Citrus Love with Orange Peel ‘Sweet of the Spoon’

As a child I would watch my mother baking in the kitchen, all the while waiting for her to call me over – her “little helper”. How I loved to watch my mother bake, I was amazed as she created works of art. One of my favorite desserts she would make was a sweet of the spoon, in Greece called “γλυκο του κουταλιου”, where she simmered assorted fruit peels into a delectable dessert.

Citrus Love

As a Greek tradition, it is customary to offer this luscious spoon sweet to your guest upon arriving, served alongside water and Greek coffee.  My mother carried this tradition well into my adulthood.  Today for #citruslove I am inviting you into my kitchen and passing along this beautiful tradition, serving you “Gliko Koutaliou Portokali” also known as “Orange Peel Sweet of the Spoon”.

Greek Sweet of the Spoon

Here’s what you’ll need…

Makes 2 – 12 ounce mason jars of sweet preserves

8 navel oranges

2  cups of sugar

1 1/2 cups of water

2 teaspoons of lemon juice

Preparing the orange peel:

Clean by washing and brushing your oranges. Slice and remove the peel in strips, removing all of the oranges external rind using a knife or a peeler.  There’s no need to remove all the pith, keeping some of the pith adds to the flavor.  Continue to cut the orange peel rind into 1/2 inch thin strips – julienne style. (save the inside of the orange for eating, smoothie or juicing).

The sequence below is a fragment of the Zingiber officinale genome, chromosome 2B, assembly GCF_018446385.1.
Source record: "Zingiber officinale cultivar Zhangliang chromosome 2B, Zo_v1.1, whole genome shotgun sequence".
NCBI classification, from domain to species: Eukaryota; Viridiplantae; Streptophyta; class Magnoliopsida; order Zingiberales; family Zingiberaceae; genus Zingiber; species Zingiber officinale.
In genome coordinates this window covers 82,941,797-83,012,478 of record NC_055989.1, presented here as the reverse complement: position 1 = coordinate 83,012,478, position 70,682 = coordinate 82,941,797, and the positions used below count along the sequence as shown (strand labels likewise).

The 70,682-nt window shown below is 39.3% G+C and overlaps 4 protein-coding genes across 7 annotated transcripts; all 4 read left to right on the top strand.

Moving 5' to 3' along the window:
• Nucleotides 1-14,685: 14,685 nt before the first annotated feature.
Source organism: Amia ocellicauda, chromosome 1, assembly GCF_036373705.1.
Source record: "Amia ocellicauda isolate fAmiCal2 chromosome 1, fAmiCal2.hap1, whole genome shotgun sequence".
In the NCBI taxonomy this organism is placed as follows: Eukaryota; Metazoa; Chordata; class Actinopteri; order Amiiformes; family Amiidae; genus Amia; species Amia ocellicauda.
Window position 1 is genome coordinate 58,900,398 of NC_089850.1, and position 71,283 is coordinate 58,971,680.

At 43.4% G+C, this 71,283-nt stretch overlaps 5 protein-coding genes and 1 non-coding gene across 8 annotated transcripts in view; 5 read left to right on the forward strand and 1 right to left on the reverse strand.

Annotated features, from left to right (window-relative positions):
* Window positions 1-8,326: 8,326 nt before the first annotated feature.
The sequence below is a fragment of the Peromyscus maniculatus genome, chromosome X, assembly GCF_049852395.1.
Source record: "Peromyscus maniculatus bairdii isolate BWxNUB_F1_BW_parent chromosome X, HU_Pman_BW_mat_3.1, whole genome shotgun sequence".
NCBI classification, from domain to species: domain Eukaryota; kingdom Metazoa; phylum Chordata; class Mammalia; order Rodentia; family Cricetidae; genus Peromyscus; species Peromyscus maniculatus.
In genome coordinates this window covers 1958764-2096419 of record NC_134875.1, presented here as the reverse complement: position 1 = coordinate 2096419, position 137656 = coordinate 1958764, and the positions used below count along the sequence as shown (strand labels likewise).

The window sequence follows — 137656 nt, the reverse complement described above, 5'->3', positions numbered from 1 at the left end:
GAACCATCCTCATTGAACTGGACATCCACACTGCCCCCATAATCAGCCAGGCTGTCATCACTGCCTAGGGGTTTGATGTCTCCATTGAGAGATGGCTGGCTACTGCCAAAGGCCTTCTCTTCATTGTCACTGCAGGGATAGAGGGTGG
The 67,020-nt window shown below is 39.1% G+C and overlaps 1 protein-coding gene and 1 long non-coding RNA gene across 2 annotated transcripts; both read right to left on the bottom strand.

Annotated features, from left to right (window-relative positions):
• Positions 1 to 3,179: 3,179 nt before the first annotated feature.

Preparing Orange Peels

Note: Traditionally in Greece when preserving large strips of fruit peels, like oranges, grapefruits and watermelons, it’s routine to sew and thread the fruit rinds into a circle, similar to the photo below.  I also used a skewer to speed up the process, though this leaves large holes in your fruit.

Threading Orange Peels

Place the peels in a large saucepan with enough cold water, be sure to cover about 2 inches.  The peels will naturally want to float to the top so I placed a dish atop to fully submerge them in the water. Let soak for 12 hours or overnight. You will need to pour the water out, rinse the orange peels and refill saucepan with cold water. Repeat this process approximately every 4 hours.

Drying the Orange Peels

After the peels have soaked, pour out the water, rinse the peels and refill saucepan with water.  Place saucepan on stove at medium high heat and bring to a boil, cooking for 5 minutes from when water begins to boil.  Drain and rinse the peels with cold water.  Repeat boiling and rinsing process two additional times for three minutes each time.  Rinse the orange peels and strain in colander removing excess water.